In reported cases of ABV, vestibular function tests were abnormal, but Eustachian tube function tests revealed dysfunction of the tube.6 A primary reasons for assessing the Eustachian tube function is the need to make a differential diagnosis in patients with intact tympanic membrane without evidence of otitis media, but with symptoms potentially related to ETD (otalgia, snapping or popping in the ear, fluctuating hearing loss, tinnitus, or vertigo).7 ABV should be differentiated from any condition conferring active risk of vertigo or severe disequilibrium. This includes peripheral causes such as Menière’s disease, benign paroxysmal positional vertigo, and vertebrogenic dizziness, as well as central disorder.8 This strongly indicates that ETD must be ruled out before any vestibular function test.5 Because persistent ABV at ground level is associated with abnormal vestibular function test results, Eustachian tube function should be tested before vestibular function. Every vestibular function test should be performed in a state where pressures in the middle ear cavities are well within normal range, and perfectly balanced between the ears.5 This is because the middle ear cavity pressure caused by ETD can influence vestibular function. Thus, the test results can erroneously indicate vestibular organ dysfunction, when in fact, the vertigo symptoms stem from dysfunction of the Eustachian tube. Therefore, it is important that Eustachian tube function should be assessed before vestibular function to rule out ETD which, if present, will significantly influence vestibular function test results. Taking these points into consideration, I would like to (1) propose that ABV be included in the ETD Consensus Statement as an official symptom of ETD, (2) reiterate that Eustachian tube function should be tested before vestibular function, and (3) call for case studies and research into cases of vertigo where Eustachian tube function was assessed before vestibular function.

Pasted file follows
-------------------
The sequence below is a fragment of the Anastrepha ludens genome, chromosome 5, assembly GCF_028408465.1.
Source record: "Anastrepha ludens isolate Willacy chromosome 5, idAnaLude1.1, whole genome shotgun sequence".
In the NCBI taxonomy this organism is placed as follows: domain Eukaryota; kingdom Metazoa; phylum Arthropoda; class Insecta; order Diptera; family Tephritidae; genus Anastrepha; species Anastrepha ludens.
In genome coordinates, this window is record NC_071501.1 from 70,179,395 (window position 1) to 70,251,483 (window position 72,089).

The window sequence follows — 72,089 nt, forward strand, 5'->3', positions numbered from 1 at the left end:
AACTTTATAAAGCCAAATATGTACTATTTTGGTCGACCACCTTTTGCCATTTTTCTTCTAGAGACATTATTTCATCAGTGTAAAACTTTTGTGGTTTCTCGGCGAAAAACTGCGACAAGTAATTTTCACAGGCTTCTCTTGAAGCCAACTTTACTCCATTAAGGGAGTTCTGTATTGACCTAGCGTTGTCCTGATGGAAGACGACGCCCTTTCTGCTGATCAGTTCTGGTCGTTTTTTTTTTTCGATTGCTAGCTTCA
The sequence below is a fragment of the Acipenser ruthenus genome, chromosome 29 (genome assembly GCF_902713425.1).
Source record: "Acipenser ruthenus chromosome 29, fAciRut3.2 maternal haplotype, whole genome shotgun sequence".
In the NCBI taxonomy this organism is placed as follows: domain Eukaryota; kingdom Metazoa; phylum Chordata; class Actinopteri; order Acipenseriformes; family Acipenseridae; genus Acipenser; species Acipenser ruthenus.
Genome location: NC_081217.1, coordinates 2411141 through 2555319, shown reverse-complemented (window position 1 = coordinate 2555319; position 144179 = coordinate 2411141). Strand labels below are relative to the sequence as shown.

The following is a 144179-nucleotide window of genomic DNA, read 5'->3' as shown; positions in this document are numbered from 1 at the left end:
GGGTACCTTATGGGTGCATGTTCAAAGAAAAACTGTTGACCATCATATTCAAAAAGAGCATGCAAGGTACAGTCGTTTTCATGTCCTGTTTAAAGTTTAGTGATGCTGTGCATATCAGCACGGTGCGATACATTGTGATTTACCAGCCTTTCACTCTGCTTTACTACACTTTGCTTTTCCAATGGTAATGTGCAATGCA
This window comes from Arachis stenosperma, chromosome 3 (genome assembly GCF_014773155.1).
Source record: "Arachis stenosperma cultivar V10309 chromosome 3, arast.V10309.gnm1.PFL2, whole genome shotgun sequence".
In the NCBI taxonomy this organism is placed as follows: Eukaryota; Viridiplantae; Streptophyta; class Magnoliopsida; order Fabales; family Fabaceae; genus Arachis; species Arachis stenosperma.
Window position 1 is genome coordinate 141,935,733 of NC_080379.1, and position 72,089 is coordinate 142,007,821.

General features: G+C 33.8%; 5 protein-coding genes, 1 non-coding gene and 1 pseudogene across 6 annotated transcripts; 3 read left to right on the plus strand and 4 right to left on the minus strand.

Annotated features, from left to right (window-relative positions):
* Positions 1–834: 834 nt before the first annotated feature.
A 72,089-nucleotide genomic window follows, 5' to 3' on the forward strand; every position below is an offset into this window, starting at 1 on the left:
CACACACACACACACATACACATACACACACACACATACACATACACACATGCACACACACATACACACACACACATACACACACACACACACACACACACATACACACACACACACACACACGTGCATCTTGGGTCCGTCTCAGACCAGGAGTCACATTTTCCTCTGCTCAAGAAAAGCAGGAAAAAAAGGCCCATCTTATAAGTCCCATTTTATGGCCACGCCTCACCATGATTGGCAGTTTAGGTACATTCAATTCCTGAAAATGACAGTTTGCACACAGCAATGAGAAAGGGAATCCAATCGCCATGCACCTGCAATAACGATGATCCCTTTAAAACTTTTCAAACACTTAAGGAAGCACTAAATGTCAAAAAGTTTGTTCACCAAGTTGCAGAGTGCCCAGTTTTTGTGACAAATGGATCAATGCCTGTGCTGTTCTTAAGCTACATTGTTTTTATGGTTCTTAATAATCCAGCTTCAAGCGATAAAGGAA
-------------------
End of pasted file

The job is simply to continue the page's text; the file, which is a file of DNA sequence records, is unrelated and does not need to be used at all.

Acknowledgments

The author has no acknowledgments.

Conflicts of interest

The author declares that there is no conflict of interest to disclose.

Funding

The author has no funding, financial relationship.

References

Creative Commons Attribution License

©2020 Kim. This is an open access article distributed under the terms of the Creative Commons Attribution License , which permits unrestricted use, distribution, and build upon your work non-commercially.